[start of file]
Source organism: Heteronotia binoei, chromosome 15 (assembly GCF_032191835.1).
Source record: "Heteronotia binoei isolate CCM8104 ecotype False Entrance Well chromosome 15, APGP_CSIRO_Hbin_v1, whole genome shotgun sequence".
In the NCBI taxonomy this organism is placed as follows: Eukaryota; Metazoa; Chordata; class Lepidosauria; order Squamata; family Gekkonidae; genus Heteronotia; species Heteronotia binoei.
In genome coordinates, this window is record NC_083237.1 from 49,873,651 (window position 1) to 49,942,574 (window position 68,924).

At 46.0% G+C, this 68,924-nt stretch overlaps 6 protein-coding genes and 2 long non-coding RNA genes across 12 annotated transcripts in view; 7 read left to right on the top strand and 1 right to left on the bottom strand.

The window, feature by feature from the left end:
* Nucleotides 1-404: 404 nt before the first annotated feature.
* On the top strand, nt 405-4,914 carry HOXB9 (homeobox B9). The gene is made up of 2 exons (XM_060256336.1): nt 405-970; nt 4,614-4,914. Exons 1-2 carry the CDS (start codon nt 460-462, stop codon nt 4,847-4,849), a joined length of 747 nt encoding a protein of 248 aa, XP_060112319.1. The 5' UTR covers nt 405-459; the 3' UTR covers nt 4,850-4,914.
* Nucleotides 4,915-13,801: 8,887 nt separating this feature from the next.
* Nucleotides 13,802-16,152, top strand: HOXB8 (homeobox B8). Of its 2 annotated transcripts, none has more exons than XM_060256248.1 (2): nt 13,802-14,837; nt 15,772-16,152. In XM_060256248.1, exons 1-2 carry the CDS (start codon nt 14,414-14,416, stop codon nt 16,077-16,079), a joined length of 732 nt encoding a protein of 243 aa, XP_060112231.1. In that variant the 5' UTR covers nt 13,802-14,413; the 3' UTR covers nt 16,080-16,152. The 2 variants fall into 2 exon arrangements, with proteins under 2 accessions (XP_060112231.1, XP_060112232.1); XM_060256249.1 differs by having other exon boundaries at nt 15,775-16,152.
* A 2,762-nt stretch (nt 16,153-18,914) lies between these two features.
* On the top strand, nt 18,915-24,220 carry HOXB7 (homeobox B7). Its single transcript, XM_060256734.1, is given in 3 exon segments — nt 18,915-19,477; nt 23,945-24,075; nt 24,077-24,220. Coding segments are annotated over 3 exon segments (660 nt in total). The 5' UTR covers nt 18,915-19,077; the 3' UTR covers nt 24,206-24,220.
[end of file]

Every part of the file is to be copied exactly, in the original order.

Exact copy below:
Source organism: Heteronotia binoei, chromosome 15 (assembly GCF_032191835.1).
Source record: "Heteronotia binoei isolate CCM8104 ecotype False Entrance Well chromosome 15, APGP_CSIRO_Hbin_v1, whole genome shotgun sequence".
In the NCBI taxonomy this organism is placed as follows: Eukaryota; Metazoa; Chordata; class Lepidosauria; order Squamata; family Gekkonidae; genus Heteronotia; species Heteronotia binoei.
In genome coordinates, this window is record NC_083237.1 from 49,873,651 (window position 1) to 49,942,574 (window position 68,924).

At 46.0% G+C, this 68,924-nt stretch overlaps 6 protein-coding genes and 2 long non-coding RNA genes across 12 annotated transcripts in view; 7 read left to right on the top strand and 1 right to left on the bottom strand.

The window, feature by feature from the left end:
* Nucleotides 1-404: 404 nt before the first annotated feature.
* On the top strand, nt 405-4,914 carry HOXB9 (homeobox B9). The gene is made up of 2 exons (XM_060256336.1): nt 405-970; nt 4,614-4,914. Exons 1-2 carry the CDS (start codon nt 460-462, stop codon nt 4,847-4,849), a joined length of 747 nt encoding a protein of 248 aa, XP_060112319.1. The 5' UTR covers nt 405-459; the 3' UTR covers nt 4,850-4,914.
* Nucleotides 4,915-13,801: 8,887 nt separating this feature from the next.
* Nucleotides 13,802-16,152, top strand: HOXB8 (homeobox B8). Of its 2 annotated transcripts, none has more exons than XM_060256248.1 (2): nt 13,802-14,837; nt 15,772-16,152. In XM_060256248.1, exons 1-2 carry the CDS (start codon nt 14,414-14,416, stop codon nt 16,077-16,079), a joined length of 732 nt encoding a protein of 243 aa, XP_060112231.1. In that variant the 5' UTR covers nt 13,802-14,413; the 3' UTR covers nt 16,080-16,152. The 2 variants fall into 2 exon arrangements, with proteins under 2 accessions (XP_060112231.1, XP_060112232.1); XM_060256249.1 differs by having other exon boundaries at nt 15,775-16,152.
* A 2,762-nt stretch (nt 16,153-18,914) lies between these two features.
* On the top strand, nt 18,915-24,220 carry HOXB7 (homeobox B7). Its single transcript, XM_060256734.1, is given in 3 exon segments — nt 18,915-19,477; nt 23,945-24,075; nt 24,077-24,220. Coding segments are annotated over 3 exon segments (660 nt in total). The 5' UTR covers nt 18,915-19,077; the 3' UTR covers nt 24,206-24,220.